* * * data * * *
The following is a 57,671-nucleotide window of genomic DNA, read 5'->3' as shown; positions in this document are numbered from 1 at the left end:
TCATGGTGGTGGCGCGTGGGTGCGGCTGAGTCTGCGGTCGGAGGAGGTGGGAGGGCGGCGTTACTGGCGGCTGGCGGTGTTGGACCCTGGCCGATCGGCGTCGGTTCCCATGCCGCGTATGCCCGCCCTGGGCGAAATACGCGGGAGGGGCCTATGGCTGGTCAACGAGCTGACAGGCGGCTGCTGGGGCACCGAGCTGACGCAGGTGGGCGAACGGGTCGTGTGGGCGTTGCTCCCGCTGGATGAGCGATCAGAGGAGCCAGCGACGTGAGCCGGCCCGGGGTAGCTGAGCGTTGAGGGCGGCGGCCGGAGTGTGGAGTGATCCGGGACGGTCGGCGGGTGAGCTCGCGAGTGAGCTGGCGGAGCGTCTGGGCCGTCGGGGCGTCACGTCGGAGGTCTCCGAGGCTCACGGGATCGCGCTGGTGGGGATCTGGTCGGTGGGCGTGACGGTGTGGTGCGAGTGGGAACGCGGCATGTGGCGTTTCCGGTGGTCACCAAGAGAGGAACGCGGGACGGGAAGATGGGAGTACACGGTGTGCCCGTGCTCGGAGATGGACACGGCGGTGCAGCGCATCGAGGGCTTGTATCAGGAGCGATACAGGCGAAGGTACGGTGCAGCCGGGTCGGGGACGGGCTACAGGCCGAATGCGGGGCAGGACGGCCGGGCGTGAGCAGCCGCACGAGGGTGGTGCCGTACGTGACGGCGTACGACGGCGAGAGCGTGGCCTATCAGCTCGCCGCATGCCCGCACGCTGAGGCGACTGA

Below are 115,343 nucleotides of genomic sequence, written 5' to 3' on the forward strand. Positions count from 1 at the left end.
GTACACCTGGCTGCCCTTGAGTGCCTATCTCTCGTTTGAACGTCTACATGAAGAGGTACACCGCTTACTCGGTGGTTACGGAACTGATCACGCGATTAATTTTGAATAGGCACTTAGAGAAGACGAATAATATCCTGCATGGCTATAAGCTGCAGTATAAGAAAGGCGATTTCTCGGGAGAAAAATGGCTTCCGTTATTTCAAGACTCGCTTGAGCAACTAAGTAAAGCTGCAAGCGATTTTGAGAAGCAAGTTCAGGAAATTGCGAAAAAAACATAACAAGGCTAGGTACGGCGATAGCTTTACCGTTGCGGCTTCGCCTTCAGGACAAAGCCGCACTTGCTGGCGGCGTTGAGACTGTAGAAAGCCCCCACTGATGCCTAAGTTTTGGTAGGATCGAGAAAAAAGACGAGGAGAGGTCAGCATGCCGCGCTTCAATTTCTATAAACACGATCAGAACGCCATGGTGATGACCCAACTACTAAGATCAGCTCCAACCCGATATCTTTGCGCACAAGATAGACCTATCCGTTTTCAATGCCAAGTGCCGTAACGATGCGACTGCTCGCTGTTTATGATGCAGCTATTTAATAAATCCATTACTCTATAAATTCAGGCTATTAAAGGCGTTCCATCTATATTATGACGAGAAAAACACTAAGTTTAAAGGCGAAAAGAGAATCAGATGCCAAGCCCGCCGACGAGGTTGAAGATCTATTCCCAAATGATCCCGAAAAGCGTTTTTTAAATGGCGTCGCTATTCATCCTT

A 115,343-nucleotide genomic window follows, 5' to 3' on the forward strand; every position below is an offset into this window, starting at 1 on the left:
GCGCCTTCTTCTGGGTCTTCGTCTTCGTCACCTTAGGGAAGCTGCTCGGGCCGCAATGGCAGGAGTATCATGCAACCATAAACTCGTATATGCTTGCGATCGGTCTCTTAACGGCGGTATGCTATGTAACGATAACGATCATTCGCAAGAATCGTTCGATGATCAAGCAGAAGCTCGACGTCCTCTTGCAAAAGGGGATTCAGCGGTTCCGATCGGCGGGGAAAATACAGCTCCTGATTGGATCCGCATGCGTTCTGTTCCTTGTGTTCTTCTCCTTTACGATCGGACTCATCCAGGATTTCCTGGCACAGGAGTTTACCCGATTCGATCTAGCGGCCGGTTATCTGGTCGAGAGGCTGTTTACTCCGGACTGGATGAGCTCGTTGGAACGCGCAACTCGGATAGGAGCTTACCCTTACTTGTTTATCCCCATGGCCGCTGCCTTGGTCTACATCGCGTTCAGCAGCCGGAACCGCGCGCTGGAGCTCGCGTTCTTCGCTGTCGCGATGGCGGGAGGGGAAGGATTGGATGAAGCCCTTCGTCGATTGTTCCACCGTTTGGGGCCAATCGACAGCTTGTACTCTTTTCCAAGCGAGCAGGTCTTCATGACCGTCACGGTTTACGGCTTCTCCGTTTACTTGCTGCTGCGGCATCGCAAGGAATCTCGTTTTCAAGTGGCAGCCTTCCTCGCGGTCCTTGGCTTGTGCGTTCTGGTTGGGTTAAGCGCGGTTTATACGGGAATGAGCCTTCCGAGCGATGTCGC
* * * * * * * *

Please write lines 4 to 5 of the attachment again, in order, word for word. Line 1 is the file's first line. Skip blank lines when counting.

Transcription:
GTACACCTGGCTGCCCTTGAGTGCCTATCTCTCGTTTGAACGTCTACATGAAGAGGTACACCGCTTACTCGGTGGTTACGGAACTGATCACGCGATTAATTTTGAATAGGCACTTAGAGAAGACGAATAATATCCTGCATGGCTATAAGCTGCAGTATAAGAAAGGCGATTTCTCGGGAGAAAAATGGCTTCCGTTATTTCAAGACTCGCTTGAGCAACTAAGTAAAGCTGCAAGCGATTTTGAGAAGCAAGTTCAGGAAATTGCGAAAAAAACATAACAAGGCTAGGTACGGCGATAGCTTTACCGTTGCGGCTTCGCCTTCAGGACAAAGCCGCACTTGCTGGCGGCGTTGAGACTGTAGAAAGCCCCCACTGATGCCTAAGTTTTGGTAGGATCGAGAAAAAAGACGAGGAGAGGTCAGCATGCCGCGCTTCAATTTCTATAAACACGATCAGAACGCCATGGTGATGACCCAACTACTAAGATCAGCTCCAACCCGATATCTTTGCGCACAAGATAGACCTATCCGTTTTCAATGCCAAGTGCCGTAACGATGCGACTGCTCGCTGTTTATGATGCAGCTATTTAATAAATCCATTACTCTATAAATTCAGGCTATTAAAGGCGTTCCATCTATATTATGACGAGAAAAACACTAAGTTTAAAGGCGAAAAGAGAATCAGATGCCAAGCCCGCCGACGAGGTTGAAGATCTATTCCCAAATGATCCCGAAAAGCGTTTTTTAAATGGCGTCGCTATTCATCCTT

A 115,343-nucleotide genomic window follows, 5' to 3' on the forward strand; every position below is an offset into this window, starting at 1 on the left: